"It's pretty striking what happens to you if you don't meet that 30 minutes a day of activity," Cardinal said. "Women in our sample had better health behavior they were much less likely to smoke for instance, but the lack of activity still puts them at risk."
Cardinal said depression puts people at more risk of abdominal fat and insulin resistance, and both are risk factors for metabolic syndrome.
"Physical activity has been shown to reduce depression," he said. "So the key message here is to get that 30 minutes of exercise every day because it reduces a great deal of risk factors."
While their study does not address why women were not getting enough exercise, the authors said research shows that physical activity patterns often begin in childhood.
"Research has shown that around ages 5 or 6 these patterns begin," Cardinal said. "Parents tend to be more concerned with the safety of girls, and have more restrictive practices around outdoor time and playtime than with boys."
Loprinzi said this pattern tends to continue into adulthood, and that overall confidence may be a factor.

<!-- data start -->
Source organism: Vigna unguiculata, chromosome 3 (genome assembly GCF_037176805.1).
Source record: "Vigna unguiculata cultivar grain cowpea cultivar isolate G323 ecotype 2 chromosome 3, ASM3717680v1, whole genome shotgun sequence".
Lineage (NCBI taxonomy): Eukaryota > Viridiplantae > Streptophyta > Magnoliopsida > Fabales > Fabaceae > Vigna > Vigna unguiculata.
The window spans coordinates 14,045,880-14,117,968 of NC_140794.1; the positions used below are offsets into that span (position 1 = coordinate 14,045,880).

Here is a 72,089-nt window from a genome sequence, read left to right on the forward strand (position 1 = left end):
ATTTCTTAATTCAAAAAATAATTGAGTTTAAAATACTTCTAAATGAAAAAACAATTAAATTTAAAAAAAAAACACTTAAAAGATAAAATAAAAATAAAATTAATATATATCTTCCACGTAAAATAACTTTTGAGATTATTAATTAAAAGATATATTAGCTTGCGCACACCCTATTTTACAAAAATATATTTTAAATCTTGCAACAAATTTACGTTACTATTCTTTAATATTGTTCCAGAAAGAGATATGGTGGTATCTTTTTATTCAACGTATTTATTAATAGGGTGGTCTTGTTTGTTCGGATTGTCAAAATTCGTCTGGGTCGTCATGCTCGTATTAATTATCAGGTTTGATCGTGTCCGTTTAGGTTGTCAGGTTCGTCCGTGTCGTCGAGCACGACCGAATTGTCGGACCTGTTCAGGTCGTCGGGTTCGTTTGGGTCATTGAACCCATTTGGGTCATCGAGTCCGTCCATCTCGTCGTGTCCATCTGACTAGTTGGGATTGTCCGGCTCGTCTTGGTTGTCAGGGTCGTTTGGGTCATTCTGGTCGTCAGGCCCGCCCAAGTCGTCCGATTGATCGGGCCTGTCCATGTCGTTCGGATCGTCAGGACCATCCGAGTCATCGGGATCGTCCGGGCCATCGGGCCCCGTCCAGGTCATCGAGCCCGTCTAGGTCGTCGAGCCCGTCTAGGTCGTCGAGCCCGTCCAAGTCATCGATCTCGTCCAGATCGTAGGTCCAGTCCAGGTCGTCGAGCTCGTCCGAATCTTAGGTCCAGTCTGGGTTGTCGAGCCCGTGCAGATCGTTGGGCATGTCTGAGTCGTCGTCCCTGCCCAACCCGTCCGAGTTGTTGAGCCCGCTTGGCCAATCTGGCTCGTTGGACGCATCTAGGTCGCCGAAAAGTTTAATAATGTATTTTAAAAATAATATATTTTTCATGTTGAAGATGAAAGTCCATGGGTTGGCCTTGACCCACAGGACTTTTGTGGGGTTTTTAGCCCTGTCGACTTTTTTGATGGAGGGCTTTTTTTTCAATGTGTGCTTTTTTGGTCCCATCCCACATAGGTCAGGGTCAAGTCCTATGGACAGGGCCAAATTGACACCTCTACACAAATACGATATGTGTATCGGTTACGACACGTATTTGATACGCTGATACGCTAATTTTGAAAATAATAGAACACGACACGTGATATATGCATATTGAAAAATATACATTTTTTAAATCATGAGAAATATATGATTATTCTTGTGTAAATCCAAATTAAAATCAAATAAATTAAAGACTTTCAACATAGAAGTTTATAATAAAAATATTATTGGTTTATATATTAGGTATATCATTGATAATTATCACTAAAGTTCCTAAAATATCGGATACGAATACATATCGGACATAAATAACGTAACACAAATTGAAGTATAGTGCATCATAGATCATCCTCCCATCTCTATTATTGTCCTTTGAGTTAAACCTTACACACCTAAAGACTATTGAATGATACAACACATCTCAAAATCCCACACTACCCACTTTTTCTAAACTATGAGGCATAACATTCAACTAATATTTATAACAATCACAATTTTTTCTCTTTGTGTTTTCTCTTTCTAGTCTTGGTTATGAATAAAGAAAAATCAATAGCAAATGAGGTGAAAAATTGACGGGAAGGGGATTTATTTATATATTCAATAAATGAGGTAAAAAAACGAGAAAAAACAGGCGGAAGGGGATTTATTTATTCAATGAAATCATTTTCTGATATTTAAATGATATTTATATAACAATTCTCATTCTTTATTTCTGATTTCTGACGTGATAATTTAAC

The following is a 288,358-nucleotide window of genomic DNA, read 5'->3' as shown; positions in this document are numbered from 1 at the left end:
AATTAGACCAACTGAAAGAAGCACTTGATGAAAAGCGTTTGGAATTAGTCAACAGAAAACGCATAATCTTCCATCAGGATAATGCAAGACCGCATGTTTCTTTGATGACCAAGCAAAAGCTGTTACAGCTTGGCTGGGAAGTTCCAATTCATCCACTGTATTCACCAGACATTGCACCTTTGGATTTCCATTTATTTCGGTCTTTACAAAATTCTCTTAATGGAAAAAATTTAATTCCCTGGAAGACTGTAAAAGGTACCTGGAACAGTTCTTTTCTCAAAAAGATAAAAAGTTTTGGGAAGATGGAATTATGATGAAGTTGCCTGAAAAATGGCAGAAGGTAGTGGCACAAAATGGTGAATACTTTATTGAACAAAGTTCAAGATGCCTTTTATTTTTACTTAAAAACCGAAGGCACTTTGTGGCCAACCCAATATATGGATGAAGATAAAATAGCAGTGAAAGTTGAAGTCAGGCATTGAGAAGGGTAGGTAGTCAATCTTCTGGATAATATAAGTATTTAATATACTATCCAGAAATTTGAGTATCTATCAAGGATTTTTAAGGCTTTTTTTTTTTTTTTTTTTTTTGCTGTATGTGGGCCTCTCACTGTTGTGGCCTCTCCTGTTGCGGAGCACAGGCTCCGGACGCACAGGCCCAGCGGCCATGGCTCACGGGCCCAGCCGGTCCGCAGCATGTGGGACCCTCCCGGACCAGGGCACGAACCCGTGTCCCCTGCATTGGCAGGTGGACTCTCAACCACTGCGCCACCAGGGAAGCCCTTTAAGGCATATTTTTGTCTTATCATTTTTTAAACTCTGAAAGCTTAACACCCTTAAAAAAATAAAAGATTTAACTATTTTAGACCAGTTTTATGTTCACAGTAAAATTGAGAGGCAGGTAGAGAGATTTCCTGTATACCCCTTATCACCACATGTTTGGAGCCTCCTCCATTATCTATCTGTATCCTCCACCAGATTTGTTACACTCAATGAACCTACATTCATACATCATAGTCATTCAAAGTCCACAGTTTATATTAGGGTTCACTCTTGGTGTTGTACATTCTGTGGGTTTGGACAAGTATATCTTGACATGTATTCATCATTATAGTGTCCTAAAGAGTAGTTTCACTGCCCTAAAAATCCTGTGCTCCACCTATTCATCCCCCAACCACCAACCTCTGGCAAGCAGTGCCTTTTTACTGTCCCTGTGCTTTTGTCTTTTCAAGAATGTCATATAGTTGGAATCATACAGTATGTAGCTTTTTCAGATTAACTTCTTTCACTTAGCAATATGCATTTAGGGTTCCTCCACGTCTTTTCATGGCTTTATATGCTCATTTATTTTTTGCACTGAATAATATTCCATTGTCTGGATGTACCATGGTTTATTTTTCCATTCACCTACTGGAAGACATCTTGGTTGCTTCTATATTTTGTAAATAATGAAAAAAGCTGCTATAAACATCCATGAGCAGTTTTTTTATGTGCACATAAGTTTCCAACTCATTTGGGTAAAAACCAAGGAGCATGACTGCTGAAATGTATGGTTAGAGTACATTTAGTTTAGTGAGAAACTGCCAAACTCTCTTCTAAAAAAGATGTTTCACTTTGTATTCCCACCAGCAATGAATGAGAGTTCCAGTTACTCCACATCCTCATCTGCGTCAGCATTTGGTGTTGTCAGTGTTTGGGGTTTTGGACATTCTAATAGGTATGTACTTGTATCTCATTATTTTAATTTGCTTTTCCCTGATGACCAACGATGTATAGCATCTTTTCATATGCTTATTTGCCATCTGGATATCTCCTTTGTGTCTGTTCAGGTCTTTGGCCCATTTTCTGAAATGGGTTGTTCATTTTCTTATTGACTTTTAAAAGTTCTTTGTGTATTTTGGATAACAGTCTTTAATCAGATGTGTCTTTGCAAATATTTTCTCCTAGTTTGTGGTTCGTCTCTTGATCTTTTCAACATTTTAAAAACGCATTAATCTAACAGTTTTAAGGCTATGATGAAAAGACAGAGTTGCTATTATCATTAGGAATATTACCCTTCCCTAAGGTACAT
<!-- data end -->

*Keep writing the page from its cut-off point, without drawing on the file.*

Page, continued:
"Some evidence indicates that women, compared to men, have less confidence in their ability to overcome their exercise-related barriers," Loprinzi said, adding that women also often cite a lack of time to exercise due to child-rearing.
The researchers have a study coming out that may help those time-challenged women. Loprinzi said he and Cardinal found that adults can still enhance their health by accumulating physical activity in short periods throughout the day, such as taking the stairs instead of the elevator or pacing while talking on the phone.
|Contact: Bradley Cardinal|
Oregon State University